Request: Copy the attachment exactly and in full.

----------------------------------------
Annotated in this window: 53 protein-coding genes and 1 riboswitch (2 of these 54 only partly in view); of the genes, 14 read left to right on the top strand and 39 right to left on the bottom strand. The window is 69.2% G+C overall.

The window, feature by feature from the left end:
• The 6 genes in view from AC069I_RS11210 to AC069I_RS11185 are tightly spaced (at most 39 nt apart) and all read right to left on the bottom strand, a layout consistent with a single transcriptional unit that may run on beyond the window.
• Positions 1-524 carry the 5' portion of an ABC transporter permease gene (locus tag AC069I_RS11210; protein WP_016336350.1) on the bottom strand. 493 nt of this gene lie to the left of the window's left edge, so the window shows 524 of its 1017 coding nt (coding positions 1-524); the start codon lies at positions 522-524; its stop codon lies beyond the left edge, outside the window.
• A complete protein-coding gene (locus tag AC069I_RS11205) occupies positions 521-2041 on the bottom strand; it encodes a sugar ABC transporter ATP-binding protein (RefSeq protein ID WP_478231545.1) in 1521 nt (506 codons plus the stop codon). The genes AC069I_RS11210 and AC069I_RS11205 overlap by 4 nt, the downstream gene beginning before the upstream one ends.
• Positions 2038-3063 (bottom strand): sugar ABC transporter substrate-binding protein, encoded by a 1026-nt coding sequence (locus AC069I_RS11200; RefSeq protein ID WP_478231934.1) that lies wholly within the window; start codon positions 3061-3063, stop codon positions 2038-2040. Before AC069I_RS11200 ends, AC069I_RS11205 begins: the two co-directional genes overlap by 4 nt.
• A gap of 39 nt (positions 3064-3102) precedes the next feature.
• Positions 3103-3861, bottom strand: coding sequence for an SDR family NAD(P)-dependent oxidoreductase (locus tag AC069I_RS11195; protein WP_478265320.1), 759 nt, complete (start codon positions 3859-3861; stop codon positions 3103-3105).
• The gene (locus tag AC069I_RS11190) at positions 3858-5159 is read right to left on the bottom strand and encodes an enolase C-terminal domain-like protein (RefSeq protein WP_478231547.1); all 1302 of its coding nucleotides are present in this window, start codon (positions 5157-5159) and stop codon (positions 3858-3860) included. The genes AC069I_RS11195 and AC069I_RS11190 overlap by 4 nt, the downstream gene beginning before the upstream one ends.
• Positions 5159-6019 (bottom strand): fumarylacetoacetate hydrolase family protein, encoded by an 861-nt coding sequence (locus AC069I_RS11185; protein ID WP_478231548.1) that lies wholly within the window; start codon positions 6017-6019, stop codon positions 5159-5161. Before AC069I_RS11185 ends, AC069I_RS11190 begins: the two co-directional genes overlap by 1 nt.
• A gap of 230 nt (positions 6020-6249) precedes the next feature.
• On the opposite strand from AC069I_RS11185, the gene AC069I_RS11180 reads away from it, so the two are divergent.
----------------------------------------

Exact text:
Annotated in this window: 53 protein-coding genes and 1 riboswitch (2 of these 54 only partly in view); of the genes, 14 read left to right on the top strand and 39 right to left on the bottom strand. The window is 69.2% G+C overall.

The window, feature by feature from the left end:
• The 6 genes in view from AC069I_RS11210 to AC069I_RS11185 are tightly spaced (at most 39 nt apart) and all read right to left on the bottom strand, a layout consistent with a single transcriptional unit that may run on beyond the window.
• Positions 1-524 carry the 5' portion of an ABC transporter permease gene (locus tag AC069I_RS11210; protein WP_016336350.1) on the bottom strand. 493 nt of this gene lie to the left of the window's left edge, so the window shows 524 of its 1017 coding nt (coding positions 1-524); the start codon lies at positions 522-524; its stop codon lies beyond the left edge, outside the window.
• A complete protein-coding gene (locus tag AC069I_RS11205) occupies positions 521-2041 on the bottom strand; it encodes a sugar ABC transporter ATP-binding protein (RefSeq protein ID WP_478231545.1) in 1521 nt (506 codons plus the stop codon). The genes AC069I_RS11210 and AC069I_RS11205 overlap by 4 nt, the downstream gene beginning before the upstream one ends.
• Positions 2038-3063 (bottom strand): sugar ABC transporter substrate-binding protein, encoded by a 1026-nt coding sequence (locus AC069I_RS11200; RefSeq protein ID WP_478231934.1) that lies wholly within the window; start codon positions 3061-3063, stop codon positions 2038-2040. Before AC069I_RS11200 ends, AC069I_RS11205 begins: the two co-directional genes overlap by 4 nt.
• A gap of 39 nt (positions 3064-3102) precedes the next feature.
• Positions 3103-3861, bottom strand: coding sequence for an SDR family NAD(P)-dependent oxidoreductase (locus tag AC069I_RS11195; protein WP_478265320.1), 759 nt, complete (start codon positions 3859-3861; stop codon positions 3103-3105).
• The gene (locus tag AC069I_RS11190) at positions 3858-5159 is read right to left on the bottom strand and encodes an enolase C-terminal domain-like protein (RefSeq protein WP_478231547.1); all 1302 of its coding nucleotides are present in this window, start codon (positions 5157-5159) and stop codon (positions 3858-3860) included. The genes AC069I_RS11195 and AC069I_RS11190 overlap by 4 nt, the downstream gene beginning before the upstream one ends.
• Positions 5159-6019 (bottom strand): fumarylacetoacetate hydrolase family protein, encoded by an 861-nt coding sequence (locus AC069I_RS11185; protein ID WP_478231548.1) that lies wholly within the window; start codon positions 6017-6019, stop codon positions 5159-5161. Before AC069I_RS11185 ends, AC069I_RS11190 begins: the two co-directional genes overlap by 1 nt.
• A gap of 230 nt (positions 6020-6249) precedes the next feature.
• On the opposite strand from AC069I_RS11185, the gene AC069I_RS11180 reads away from it, so the two are divergent.